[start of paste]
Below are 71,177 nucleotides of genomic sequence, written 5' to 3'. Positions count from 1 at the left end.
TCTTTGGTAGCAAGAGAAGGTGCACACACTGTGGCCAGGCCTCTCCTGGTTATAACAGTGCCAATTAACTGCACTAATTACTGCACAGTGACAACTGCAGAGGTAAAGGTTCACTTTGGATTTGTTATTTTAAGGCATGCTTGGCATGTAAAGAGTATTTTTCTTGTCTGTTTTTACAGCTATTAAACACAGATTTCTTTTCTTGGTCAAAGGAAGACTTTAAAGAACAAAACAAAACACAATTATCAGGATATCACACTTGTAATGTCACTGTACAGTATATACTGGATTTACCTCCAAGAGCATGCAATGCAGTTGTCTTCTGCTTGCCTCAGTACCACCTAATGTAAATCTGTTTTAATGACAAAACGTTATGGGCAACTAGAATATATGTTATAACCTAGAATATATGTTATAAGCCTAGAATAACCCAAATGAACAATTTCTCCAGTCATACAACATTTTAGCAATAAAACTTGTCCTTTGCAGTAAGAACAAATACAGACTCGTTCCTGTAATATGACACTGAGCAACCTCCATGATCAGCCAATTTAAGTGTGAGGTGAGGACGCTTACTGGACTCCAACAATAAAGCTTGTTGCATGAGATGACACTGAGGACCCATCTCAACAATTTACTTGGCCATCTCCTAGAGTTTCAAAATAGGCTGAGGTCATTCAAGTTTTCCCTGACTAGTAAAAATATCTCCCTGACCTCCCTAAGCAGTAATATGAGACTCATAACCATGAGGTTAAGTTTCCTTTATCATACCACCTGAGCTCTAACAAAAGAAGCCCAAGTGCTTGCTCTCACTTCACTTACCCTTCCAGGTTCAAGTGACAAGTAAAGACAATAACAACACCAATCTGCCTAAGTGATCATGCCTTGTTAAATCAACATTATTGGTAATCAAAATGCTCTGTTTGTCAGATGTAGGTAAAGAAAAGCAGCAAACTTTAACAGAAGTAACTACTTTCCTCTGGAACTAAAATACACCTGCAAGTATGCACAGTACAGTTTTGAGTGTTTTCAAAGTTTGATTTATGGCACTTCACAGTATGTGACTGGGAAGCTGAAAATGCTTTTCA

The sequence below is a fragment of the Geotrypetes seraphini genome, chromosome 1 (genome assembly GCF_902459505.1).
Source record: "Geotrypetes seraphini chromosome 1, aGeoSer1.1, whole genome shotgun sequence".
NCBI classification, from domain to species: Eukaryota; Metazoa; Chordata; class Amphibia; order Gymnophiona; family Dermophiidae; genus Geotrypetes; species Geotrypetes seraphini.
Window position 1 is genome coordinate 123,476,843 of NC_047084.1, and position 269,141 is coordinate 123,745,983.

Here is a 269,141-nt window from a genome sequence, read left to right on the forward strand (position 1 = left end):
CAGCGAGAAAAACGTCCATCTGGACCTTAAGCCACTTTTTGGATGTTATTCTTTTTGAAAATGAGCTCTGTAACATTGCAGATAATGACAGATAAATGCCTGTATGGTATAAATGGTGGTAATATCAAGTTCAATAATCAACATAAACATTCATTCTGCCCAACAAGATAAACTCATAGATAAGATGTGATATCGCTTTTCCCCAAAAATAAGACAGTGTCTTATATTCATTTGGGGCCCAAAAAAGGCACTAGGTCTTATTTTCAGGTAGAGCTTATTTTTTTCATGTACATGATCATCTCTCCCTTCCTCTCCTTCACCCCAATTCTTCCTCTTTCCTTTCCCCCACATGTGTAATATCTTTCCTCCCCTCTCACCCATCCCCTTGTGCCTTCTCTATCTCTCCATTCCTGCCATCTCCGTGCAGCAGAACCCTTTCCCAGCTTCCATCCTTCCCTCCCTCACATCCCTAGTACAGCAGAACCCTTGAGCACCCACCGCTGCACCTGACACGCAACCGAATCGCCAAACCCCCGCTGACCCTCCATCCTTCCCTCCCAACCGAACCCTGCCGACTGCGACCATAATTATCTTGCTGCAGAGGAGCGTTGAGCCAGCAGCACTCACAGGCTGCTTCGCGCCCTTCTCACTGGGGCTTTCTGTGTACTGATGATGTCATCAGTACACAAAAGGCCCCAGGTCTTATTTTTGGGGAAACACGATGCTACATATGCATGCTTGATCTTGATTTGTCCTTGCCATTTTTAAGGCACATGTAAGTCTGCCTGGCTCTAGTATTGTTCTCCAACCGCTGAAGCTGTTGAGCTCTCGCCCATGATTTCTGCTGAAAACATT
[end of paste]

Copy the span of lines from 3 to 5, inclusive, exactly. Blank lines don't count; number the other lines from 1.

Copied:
The sequence below is a fragment of the Geotrypetes seraphini genome, chromosome 1 (genome assembly GCF_902459505.1).
Source record: "Geotrypetes seraphini chromosome 1, aGeoSer1.1, whole genome shotgun sequence".
NCBI classification, from domain to species: Eukaryota; Metazoa; Chordata; class Amphibia; order Gymnophiona; family Dermophiidae; genus Geotrypetes; species Geotrypetes seraphini.